“No, go back to sleep. I’m going home for a while.” Besides, the last time I talked with Marin England she had promised me a game of hide-and-seek at her house. That was a PG-13 euphemism for her hiding naked in her king-size bed and me finding her before the covers settled. Yep, I was going home to Bend.
I stuffed some clothes and toiletries in a duffel bag, grabbed my phone charger and a couple of textbooks. Just before I made it out of the door I glanced at the tumble of limbs, hair, and blankets that was Frankie. We’d planned to do something with the big empty wall in our living room during break.
Becky said, “You might as well bring Frankie along. She’ll fit right in. Pay attention, Lorraine, you might learn something from her.”
I nudged Frankie’s shoulder. “Frankie, Frankie, I’m going home to Bend. Do you want to come with me?”
Frankie launched out of bed, hurled razors, chemical hair remover, curling iron, beauty products, and her loosest-fitting clothes into a gym bag, a blanket and pillow in another duffel, and charged to the door.
For some reason Frankie liked visiting Bend. Don’t get me wrong, I love Bend and planned to have a vet business and live there for the rest of my life. Still, it surprised me when others who hadn’t grown up there found an emotional connection with the place. She said she could be herself in Bend. She didn’t mind the looks or questions. I’d warned her I knew a gay man who had been beaten in Bend. I’d introduced Frankie to my good friend Ricky and his lover Russ.
Frankie stopped packing and searched for her phone. “I better call Mom and Dad and tell them I’m going. The cell reception in Bend is for shit. I don’t want them calling me to tell me how disappointed they are in me and not being able to reach me. They’ll worry I’m in a clinic somewhere losing my Johnson.”
“You don’t have to babysit me when I do this. I know you’re tired from the first summer session.” I touched her arm.
“Of course, I don’t, cis, but I want to do this. Maybe I can be of help or at least amusement.” She found her phone, kissed my cheek, and launched her bag of clothes at me. “I better pee.” She exited to the bathroom and closed the door.
“God, you smell like margaritas,” I called after her.
“Did I mention I’m learning Spanish?”
“Spanish? Right. Does that just mean you drank all night at a Mexican restaurant and flirted?” I didn’t say it, but I worried she teased men who possibly would have beat her for being herself. I thought of my friend Ricky and what had happened to him along a field not far from our farm.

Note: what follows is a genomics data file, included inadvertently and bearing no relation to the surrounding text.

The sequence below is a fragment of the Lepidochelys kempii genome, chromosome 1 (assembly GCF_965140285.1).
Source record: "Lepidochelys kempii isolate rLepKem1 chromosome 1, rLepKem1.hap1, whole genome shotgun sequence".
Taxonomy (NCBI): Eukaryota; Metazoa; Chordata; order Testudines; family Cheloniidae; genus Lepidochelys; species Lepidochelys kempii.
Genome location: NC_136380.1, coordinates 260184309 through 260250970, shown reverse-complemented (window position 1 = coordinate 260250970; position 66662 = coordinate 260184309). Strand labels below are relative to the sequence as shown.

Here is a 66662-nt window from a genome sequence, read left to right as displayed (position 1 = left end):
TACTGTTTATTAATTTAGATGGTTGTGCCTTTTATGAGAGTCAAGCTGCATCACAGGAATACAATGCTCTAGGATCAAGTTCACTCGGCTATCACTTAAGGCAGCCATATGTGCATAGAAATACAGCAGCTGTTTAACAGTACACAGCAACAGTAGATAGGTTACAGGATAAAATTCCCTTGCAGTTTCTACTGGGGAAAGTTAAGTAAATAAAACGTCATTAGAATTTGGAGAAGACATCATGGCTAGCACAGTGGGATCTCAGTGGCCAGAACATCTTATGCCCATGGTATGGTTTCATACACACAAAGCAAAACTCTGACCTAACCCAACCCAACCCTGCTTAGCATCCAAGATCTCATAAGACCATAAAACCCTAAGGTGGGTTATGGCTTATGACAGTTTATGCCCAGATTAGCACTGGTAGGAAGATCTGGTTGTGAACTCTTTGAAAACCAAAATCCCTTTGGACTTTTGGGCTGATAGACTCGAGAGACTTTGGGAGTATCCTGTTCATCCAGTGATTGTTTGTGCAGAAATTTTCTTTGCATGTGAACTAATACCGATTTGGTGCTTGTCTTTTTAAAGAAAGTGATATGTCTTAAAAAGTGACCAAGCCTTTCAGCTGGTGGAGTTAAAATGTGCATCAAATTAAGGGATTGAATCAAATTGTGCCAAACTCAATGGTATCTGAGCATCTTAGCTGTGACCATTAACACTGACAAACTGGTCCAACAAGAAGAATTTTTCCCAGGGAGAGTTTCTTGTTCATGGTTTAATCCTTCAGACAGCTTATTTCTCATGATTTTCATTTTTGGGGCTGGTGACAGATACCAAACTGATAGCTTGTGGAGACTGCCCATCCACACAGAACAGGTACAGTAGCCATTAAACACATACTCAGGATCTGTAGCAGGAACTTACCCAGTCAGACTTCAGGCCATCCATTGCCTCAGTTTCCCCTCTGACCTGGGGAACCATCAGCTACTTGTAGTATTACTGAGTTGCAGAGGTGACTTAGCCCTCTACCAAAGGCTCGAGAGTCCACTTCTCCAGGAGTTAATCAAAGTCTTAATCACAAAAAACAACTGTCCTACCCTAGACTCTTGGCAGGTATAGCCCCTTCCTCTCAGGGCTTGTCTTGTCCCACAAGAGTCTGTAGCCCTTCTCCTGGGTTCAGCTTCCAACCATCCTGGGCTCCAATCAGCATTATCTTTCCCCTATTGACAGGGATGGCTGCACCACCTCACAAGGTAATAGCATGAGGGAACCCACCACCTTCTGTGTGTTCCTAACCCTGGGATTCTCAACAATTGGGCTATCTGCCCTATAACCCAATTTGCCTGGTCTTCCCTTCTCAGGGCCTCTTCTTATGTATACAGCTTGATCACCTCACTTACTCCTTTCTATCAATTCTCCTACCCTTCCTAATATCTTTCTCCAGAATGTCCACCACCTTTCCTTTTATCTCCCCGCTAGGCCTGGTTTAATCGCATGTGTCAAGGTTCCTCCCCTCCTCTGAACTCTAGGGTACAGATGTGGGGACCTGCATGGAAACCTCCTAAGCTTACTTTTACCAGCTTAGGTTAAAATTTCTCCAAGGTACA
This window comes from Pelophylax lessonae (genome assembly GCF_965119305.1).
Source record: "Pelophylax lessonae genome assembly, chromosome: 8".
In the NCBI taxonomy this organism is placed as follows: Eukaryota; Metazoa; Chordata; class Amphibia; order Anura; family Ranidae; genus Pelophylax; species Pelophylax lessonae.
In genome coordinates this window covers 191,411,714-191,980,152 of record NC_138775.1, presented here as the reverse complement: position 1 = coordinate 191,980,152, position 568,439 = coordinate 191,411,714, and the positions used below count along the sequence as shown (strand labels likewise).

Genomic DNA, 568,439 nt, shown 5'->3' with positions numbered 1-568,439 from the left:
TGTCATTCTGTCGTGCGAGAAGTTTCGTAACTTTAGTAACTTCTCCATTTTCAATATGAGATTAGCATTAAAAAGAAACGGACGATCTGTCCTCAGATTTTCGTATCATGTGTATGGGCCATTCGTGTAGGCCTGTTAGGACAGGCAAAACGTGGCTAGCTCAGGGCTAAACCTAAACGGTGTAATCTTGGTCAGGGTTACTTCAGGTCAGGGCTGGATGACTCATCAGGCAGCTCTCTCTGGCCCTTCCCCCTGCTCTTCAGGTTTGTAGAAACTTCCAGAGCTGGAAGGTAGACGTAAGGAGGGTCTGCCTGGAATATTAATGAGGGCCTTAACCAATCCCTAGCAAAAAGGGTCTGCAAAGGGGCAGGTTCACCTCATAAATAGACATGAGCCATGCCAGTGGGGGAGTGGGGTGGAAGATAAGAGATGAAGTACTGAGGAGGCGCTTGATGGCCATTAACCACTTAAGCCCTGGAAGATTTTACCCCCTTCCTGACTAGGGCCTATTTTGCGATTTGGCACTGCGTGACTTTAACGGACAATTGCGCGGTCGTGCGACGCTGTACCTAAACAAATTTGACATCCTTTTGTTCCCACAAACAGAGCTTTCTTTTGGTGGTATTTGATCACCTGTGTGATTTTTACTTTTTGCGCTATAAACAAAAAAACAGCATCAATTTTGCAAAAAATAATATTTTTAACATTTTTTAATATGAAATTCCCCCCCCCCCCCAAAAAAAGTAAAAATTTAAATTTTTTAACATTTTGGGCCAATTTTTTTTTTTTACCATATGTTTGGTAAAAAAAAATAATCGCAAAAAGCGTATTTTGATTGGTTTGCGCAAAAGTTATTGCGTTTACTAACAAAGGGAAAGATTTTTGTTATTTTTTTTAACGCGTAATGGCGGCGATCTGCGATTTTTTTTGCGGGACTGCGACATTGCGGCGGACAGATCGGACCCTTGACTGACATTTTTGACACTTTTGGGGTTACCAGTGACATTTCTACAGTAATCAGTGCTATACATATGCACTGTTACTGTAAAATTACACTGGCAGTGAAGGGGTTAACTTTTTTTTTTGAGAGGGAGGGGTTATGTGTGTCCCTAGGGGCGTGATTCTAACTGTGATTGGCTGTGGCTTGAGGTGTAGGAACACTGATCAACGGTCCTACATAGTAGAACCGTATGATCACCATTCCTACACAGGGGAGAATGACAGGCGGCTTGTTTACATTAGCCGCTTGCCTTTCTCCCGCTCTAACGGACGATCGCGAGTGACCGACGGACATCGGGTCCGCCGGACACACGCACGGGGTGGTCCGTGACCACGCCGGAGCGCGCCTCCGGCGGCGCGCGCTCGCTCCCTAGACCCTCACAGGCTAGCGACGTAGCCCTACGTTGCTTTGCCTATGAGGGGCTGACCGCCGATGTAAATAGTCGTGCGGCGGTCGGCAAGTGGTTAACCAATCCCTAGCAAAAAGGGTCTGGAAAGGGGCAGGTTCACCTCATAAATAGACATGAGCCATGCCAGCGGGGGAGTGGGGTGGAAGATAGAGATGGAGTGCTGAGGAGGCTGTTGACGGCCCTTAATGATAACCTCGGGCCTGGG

Frankie stuck her head out from the bathroom and talked around her toothbrush, “No, it was a meeting of LGBTQIA for civil rights. It just happened to be at an authentic Mexican restaurant with fabulous enchiladas and very spicy men.”
Frankie joined every configuration of queer or transitioning group she could find, whether it was local or national. She attended meetings in person when she could manage, and scads of online meetings and internet chatrooms to organize protests and get out the vote efforts. Mostly she pasted and posted encouragement to others. As far as I could tell, community mobilization involved a lot of meetings that seemed more like raucous parties. Despite her many invites I had not joined any of the groups. I felt like my sexuality was a private thing. I didn’t want to be legislated but I also didn’t see myself as the poster child for any particular cause.
I heard Frankie’s conversation with her parents from the bathroom.
“Yep, tell Dad that I still have my willie. I know you worry. I’ll be with Lorraine in Bend. I just didn’t want you to worry if you called and didn’t get me right away. No, I’m not sleeping with Lorraine. I’m glad you’d be okay with that but it’s not going to happen. Love you both. Goodbye.” Frankie came out of the bathroom.
“You heard all that?” Frankie said.
“Yes. Do your parents really think we’re sleeping together?” I asked.
“That was my mom. Dad was at the gym. I’m sure he’ll be calling me before we make it out of town. Mom’s so desperate that I keep all my nuts and bolts she’d pair me up with you.” Her face turned sour before she kissed me on the cheek again.
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Nancy Hedin, a Minnesota writer, has been a pastor and bartender (at the same time). She has been a stand-up comic and a mental health crisis worker (at the same time). She wants readers to know that every story she writes begins with her hearing voices.
In 2018 Nancy’s debut novel, Bend was named one of twenty-five books to read for Pride Month Barnes and Noble, and was named Debut Novel of the Year by Golden Crown Literary Society and Foreword Indies Honorable Mention for GLBT Adult Novel of the Year.